Advances in genealogy and history research, changes at major repositories and online information providers, and the ever-evolving electronic world have generated new citation and analysis challenges for researchers. While countless websites now suggest ways to identify their offerings, few of those address the analytical needs of a researcher concerned with the nature and provenance of web material, whose numerous incarnations and transformations often affect the reliability of their content.

As with the previous two editions of Evidence Explained, the third edition explains citation principles for both traditional and nontraditional sources; includes 1,000 citation models for virtually every source type; and shows readers where to go to find their sources and how to describe and evaluate them. It contains many new citation models, updates to websites, and descriptions and evaluations of numerous contemporary materials not included in earlier editions.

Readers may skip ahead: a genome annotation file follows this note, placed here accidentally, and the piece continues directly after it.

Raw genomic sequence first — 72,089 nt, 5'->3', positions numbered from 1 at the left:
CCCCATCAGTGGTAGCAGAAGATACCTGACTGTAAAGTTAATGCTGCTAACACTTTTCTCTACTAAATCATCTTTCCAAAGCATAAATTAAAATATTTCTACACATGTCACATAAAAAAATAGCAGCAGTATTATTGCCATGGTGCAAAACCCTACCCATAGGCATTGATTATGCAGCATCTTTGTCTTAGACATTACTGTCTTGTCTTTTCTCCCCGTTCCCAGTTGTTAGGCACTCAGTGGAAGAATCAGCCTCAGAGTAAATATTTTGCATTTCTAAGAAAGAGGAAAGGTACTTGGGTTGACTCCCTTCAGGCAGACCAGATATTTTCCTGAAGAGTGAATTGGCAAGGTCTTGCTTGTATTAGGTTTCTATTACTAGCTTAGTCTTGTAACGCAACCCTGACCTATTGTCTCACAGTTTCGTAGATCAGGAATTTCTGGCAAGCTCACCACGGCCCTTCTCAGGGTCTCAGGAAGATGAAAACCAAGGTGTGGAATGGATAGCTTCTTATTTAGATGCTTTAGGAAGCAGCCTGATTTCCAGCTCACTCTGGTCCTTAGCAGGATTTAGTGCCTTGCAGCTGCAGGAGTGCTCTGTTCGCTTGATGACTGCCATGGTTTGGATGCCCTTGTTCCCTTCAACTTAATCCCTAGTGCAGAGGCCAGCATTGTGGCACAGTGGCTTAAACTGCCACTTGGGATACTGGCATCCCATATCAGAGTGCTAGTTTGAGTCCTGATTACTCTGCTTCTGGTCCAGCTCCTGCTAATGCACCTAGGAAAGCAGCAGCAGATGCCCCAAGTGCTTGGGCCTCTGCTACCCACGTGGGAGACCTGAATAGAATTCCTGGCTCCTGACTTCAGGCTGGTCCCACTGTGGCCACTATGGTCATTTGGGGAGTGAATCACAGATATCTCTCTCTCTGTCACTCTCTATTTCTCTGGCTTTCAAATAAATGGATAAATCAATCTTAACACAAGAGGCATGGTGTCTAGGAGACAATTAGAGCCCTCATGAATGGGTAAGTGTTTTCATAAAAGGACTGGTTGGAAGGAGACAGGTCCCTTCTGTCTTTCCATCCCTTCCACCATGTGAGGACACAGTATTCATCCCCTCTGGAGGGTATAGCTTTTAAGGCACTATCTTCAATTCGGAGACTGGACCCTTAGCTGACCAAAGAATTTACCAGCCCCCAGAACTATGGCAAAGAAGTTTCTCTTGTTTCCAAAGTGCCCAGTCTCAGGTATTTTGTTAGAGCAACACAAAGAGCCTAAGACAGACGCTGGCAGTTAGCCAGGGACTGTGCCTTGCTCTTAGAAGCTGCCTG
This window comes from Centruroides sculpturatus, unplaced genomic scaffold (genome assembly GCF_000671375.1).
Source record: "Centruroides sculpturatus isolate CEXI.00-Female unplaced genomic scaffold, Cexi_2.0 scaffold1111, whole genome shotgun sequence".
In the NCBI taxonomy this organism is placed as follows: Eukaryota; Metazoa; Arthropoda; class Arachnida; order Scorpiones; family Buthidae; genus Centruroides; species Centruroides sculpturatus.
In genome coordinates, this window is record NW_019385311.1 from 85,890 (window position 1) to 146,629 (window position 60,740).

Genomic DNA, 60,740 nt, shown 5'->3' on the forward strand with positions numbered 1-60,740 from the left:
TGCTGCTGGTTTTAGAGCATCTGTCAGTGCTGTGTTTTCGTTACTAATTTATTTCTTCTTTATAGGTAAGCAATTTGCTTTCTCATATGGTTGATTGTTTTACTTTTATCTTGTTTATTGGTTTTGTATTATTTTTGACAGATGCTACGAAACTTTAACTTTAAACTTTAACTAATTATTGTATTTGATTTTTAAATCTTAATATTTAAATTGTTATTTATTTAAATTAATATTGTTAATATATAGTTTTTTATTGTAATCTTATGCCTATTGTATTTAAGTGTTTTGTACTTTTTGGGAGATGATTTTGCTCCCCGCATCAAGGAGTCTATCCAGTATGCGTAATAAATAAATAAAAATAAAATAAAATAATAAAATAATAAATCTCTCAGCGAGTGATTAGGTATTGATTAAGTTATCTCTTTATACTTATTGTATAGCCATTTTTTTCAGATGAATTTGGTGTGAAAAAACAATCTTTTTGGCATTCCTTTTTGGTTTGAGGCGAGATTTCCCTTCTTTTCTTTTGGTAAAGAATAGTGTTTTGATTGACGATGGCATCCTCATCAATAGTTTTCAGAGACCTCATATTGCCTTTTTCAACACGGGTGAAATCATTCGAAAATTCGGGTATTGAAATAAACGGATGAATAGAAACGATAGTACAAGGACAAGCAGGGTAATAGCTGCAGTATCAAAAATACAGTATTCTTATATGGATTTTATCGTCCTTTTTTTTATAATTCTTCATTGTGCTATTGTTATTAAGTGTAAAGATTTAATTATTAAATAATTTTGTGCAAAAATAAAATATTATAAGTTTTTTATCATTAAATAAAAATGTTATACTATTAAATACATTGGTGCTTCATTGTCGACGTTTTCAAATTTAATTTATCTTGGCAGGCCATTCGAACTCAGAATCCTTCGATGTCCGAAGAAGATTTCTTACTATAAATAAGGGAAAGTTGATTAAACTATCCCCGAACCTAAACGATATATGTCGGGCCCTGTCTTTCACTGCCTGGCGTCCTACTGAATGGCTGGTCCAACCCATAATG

Highlights of the new Evidence Explained, Third Edition include:

  • QuickStart Guide
  • Expanded “3×3” Evidence Analysis Process Model
  • Expanded coverage for genetic citations
  • Expanded coverage of layered citations
  • Latest Concepts in evidence analysis
  • Coverage of latest media and delivery systems
  • Expanded glossary
  • Handling of cached materials at Wayback Machine and elsewhere
  • Privacy standards for genetic research
  • Updates in National Archives citations after changes at NARA and TNG
  • Updates for major online providers after acquisitions and mergers
  • When to cite DOIs vs. URLs
  • When to cite Stable URLs vs. paths and keywords
  • Your 4 Basic Rules for Citing websites
  • And many other issues raised by users of past editions of Evidence Explained

This volume is 892 pages in length, indexed and in hardcover. It was just published in May of 2015. ISBN 978-08063-2017-5. Item #: GPC3878D. Normally selling for $59.95 plus p&h, FRPC is marketing it online for 15% off, making it just $50.96, through June 16, 2015. Click here to order.

Maine Names Lists 1623-2012 – Now Shipping